There are numerous strategies or dietary patterns to following when you want to eat for better heart health. My favorite eating pattern is the Mediterranean diet which has performed well at reducing heart disease. But other eating patterns or diets that also appear to be good for your heart are the Healthy US Pattern and the Healthy Vegetarian Pattern outlined in the 2015 Dietary Guidelines for Americans. And also the DASH diet. In many ways these diets have one primary thing in common, and that is that they emphasize reducing the consumption of processed foods and increasing the consumption of more fresh, whole foods.
At the heart of the dietary changes you need to make to eat for a healthier heart are the following:
Limiting refined carbohydrates
Refined carbohydrates refer to highly processed grains such as white rice and white breads as well as the added sugars found in many processed foods.
Changing white rice for brown rice or even for beans may decrease the risk of health issues such as Type 2 diabetes and metabolic syndrome.
Eliminating or decreasing sugar-sweetened beverages
These beverages account for 50% of the added sugar in the American diet. Making this change may be hard and I totally get it. But eliminating soda and other sugar-sweetened beverages is a change you can make gradually and any improvement you make is good for your health. To start try slowly replacing sugary beverages with water flavored with herbs and fruit or vegetables. It makes the water a bit easier and enjoyable to drink without adding sugar.
Eliminate consumption of trans fats
Avoiding trans fats is a bit easier in the United States today, since they are pretty much banned from being used in processed foods. But you should know that when reading the food labels of processed foods even when it the label says 0 trans fats the product still may contain a slight amount, less than 1 gram, which still may have a negative effect on your health. In my opinion, limiting processed foods and increasing more whole, fresh foods is the best bet to avoid ALL trans fats.
The real danger with trans fatty acids, which are made when liquid fats are altered to form solid fats, is that they have a negative effect on both LDL cholesterol and HDL cholesterol. Meaning they make the bad cholesterol higher and decrease the good cholesterol your body needs which helps you filter out some of that bad cholesterol. It’s like a double whammy on your health!!!
Decrease amount of saturated fats
Saturated fats are another fat to make sure you limit. These fats are mostly found in meats and dairy products. But coconut oil and palm oil are both plant-based sources of these fats. Coconut oil has been all the rage in the recent past, but research and science still doesn’t demonstrate that it is better for our bodies and our hearts, so I caution using it in small amounts and occasional basis.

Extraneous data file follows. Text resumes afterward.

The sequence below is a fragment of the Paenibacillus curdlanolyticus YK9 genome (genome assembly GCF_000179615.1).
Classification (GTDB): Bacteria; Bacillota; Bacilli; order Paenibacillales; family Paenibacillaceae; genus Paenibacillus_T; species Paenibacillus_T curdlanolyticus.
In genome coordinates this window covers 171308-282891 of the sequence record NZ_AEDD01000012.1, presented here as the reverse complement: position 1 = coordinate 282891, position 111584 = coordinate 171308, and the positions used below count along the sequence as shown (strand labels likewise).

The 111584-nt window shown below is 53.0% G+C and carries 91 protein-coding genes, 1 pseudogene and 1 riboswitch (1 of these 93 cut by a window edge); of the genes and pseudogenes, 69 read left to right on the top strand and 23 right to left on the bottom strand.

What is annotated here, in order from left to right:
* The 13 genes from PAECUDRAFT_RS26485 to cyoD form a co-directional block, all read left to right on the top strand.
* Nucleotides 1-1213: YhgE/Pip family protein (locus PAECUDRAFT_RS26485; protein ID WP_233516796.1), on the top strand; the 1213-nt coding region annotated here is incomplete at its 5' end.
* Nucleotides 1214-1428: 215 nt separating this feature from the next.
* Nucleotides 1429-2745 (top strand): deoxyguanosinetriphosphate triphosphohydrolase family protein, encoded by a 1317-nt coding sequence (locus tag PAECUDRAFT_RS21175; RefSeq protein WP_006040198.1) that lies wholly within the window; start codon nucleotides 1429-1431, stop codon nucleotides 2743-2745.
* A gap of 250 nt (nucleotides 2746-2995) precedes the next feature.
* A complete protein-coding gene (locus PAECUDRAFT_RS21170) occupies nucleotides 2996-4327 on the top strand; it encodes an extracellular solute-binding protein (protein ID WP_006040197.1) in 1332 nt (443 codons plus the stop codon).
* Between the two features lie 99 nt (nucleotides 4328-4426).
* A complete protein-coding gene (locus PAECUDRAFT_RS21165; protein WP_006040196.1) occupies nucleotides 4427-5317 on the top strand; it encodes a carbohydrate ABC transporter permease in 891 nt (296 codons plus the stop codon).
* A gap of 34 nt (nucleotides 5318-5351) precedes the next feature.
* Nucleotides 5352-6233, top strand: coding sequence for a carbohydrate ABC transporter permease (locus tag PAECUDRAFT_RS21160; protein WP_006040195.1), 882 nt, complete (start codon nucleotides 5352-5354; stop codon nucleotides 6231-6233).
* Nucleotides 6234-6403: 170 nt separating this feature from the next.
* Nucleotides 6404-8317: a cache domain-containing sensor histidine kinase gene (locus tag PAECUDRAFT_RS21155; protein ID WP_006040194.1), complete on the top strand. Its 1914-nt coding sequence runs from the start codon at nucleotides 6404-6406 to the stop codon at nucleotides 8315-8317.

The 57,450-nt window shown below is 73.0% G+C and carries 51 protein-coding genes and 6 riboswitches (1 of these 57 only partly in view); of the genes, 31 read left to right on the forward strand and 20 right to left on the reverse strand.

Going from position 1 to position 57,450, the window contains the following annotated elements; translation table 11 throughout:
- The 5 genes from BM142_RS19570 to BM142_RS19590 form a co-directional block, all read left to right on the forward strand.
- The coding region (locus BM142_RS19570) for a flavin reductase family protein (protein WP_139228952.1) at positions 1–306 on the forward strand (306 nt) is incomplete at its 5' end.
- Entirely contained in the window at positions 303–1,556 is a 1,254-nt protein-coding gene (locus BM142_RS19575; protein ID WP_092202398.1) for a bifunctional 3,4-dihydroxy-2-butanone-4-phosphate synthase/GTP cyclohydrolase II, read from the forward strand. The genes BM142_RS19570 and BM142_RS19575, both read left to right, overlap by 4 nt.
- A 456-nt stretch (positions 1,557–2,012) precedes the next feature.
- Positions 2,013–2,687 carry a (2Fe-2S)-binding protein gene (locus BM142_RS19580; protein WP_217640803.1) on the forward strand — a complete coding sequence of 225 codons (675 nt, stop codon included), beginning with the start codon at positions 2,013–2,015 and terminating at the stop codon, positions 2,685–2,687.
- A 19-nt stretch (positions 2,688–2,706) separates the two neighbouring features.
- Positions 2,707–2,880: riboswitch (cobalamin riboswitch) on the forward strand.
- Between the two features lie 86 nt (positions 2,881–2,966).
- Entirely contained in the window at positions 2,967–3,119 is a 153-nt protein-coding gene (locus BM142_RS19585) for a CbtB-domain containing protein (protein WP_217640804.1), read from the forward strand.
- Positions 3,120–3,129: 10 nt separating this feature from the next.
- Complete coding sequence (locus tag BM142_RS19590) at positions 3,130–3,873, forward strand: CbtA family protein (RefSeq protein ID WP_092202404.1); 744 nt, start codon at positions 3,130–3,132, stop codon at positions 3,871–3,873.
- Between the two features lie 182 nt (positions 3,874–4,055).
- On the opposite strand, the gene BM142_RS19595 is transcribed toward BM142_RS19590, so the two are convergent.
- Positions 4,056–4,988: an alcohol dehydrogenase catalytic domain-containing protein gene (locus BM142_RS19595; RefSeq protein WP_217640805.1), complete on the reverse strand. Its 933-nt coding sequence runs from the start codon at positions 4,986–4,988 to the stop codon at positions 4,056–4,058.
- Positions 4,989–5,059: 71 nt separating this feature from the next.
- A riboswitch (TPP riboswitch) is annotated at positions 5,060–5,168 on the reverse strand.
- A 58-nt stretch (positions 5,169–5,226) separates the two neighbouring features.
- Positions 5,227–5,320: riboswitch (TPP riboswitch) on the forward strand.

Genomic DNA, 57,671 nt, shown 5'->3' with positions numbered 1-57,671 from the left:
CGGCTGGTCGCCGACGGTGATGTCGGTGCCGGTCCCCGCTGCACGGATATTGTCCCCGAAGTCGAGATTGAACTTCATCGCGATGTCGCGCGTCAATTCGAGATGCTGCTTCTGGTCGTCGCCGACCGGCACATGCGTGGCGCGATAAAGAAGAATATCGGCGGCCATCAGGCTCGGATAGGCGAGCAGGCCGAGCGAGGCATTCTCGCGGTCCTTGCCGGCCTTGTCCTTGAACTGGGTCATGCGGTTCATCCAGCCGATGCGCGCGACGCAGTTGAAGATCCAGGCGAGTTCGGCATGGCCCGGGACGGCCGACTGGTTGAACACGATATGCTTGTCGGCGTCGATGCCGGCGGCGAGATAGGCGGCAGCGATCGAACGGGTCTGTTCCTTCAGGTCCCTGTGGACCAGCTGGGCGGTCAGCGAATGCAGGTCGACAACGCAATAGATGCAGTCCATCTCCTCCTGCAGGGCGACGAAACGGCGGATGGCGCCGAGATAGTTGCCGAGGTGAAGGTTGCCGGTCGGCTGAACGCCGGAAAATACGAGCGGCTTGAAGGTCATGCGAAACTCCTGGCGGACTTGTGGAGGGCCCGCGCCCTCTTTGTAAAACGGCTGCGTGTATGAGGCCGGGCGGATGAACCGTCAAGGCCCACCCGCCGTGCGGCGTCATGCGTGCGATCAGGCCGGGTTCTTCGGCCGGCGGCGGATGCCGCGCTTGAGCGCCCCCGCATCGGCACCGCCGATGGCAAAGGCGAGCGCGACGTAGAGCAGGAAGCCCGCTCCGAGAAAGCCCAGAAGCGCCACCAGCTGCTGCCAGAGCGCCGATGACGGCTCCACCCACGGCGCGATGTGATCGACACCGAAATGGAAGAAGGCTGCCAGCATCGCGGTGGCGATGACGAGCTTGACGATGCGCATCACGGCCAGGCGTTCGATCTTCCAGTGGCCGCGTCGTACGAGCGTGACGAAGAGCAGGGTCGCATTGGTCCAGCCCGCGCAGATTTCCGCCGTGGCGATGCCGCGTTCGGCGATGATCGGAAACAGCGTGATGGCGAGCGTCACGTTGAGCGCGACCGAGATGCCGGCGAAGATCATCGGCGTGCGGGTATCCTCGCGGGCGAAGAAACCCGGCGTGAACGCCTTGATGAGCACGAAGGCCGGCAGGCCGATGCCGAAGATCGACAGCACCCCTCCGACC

The best fats to include in your diet are monounsaturated fats which are found in nuts, avocados, olives and olive oil. And of course, you need to be sure to include omega 3 fatty acids in your diet as well which are found in fatty fish such as salmon, tuna, mackerel and others. This fatty acid along with omega 6 fatty acid are considered to be essential fats which you need to eat since your body is unable to make them but both are needed for basic function.
Reduce meals with meat, especially red meat
Eating red meat, unprocessed or processed, correlates with a higher risk of developing cardiovascular disease than eating poultry, fish or plant-based protein sources. It is not necessary to completely eliminate red meat and other meats from you diet, but simply to limit them to occasional foods. In my opinion, eating more plant-based protein when possible is the best thing you can do for your heart, your health and for the environment.
Choose healthier protein sources
Some protein sources actually show a positive impact on the development of cardiovascular disease in research studies. Using these in place of other animal protein sources is one positive change you can make.
Shown to improve fat levels in the blood and lower CHD.
Shown to reduce multiple CVD risk factors.
Consumption of eggs in moderation is shown to not have a negative effect on CVD.
Studies indicate that eating legumes improves the risk of CVD.
Eat more fruits and vegetables
Eating more fruits and vegetables leads to a reduction of several cofactors that often lead to CVD including blood pressure and blood cholesterol levels (decreasing the bad and improving the good). Plus fruits and vegetables provide lots of other nutrients that help your heart such as antioxidants, potassium and more.